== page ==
Michelle A Dickinson

Queen's University, Kingston, Ontario, Canada

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Publications (4)15.76 Total impact

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    ABSTRACT: The aim of this study was to characterize the pregnant guinea pig cytokine time course following a maternal inflammatory insult. Pregnant guinea pigs (n = 34) were injected intraperitoneally with 100 microg/kg lipopolysaccharide (LPS) at 70% gestation and euthanized at 24 hours, 48 hours, or 5 days. Control animals were euthanized at 70% gestation without LPS exposure. Interleukin (IL)-6, IL-1beta, and tumor necrosis factor-alpha (TNF-alpha) were quantified in the maternal serum and amniotic fluid by an enzyme-linked immunosorbent assay. IL-6 and IL-1beta concentrations were elevated in the maternal serum at 24 hours and returned to control levels by 5 days. In the amniotic fluid, IL-6 peaked at 48 hours and IL-1beta at 24 hours. TNF-alpha levels were not significantly increased. Maternal intraperitoneal LPS injection produces transient increases in cytokine concentrations in the maternal serum and amniotic fluid within 5 days, further implicating the cytokines as mediators of fetal white matter damage.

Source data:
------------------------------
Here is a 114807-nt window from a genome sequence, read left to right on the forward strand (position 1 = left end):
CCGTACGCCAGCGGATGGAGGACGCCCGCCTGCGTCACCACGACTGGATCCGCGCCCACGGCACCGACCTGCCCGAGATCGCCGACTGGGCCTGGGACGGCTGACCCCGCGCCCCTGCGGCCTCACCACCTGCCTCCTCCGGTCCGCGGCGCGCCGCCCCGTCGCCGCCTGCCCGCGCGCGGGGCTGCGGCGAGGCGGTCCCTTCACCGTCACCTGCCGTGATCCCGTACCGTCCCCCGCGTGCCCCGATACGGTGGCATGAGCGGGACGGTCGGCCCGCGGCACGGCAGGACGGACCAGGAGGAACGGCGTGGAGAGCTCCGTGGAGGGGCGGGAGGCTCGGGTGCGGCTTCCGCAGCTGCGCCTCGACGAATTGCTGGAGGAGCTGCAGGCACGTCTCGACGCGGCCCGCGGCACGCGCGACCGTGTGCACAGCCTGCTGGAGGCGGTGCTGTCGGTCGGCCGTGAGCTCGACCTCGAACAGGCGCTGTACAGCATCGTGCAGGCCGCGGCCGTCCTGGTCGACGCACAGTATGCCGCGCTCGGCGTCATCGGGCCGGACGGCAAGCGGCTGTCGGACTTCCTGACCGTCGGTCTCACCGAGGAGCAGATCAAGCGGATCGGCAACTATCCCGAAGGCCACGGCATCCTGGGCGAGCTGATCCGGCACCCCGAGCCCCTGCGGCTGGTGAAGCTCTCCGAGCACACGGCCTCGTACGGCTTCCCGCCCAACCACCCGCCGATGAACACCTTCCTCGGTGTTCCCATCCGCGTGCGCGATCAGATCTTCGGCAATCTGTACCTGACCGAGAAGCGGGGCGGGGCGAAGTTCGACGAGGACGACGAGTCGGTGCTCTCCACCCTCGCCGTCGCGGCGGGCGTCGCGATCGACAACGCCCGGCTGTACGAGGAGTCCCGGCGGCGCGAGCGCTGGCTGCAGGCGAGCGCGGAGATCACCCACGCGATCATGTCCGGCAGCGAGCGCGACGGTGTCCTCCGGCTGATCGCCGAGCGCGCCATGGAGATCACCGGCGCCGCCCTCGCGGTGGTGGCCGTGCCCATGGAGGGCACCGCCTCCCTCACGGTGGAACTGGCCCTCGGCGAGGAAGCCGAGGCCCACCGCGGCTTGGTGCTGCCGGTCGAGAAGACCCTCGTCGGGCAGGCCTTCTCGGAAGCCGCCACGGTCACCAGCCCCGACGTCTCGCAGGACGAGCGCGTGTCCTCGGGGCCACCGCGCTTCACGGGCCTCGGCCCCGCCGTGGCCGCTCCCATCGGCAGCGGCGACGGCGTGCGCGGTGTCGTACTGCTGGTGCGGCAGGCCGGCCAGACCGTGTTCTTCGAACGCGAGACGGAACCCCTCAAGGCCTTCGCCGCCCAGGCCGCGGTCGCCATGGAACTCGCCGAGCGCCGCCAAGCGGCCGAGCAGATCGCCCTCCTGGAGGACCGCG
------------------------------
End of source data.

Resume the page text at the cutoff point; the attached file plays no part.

American journal of obstetrics and gynecology 04/2009; 200(5):534.e1-6. · 3.28 Impact Factor
  • Erica L Harnett, Michelle A Dickinson, Graeme N Smith
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    ABSTRACT: This study determined whether a lipopolysaccharide (LPS) dose-dependent increase in fetal brain injury occurs to further characterize the relationship between maternal inflammation and fetal brain injury. Pregnant guinea pigs (n = 59) at 70% gestation were injected intraperitoneally with 1, 5, 25, 50, 100, 200, or 300 microg LPS per kilogram of maternal body weight or an equivalent volume of vehicle. Animals were killed 7 days later. Maternal serum and amniotic fluid samples were assayed for proinflammatory cytokines tumor necrosis factor-alpha, interleukin-1beta, and interleukin-6 using enzyme-linked immunosorbent assay kits. Fetal brains (n = 72) were stained for evidence of cell death with NeuroTACS stain. Seven days after LPS injections, cytokine concentrations in maternal serum and amniotic fluid were not different (P > .05) from controls. Levels of cell death in all brain regions examined were highest following the maternal administration of 300 mug/kg LPS (P < .05). The dose effect was brain region-dependent (P < .05). A threshold of maternal infection/inflammation exists, beyond which demonstrable fetal brain injury may result.
    American journal of obstetrics and gynecology 08/2007; 197(2):179.e1-7. · 3.28 Impact Factor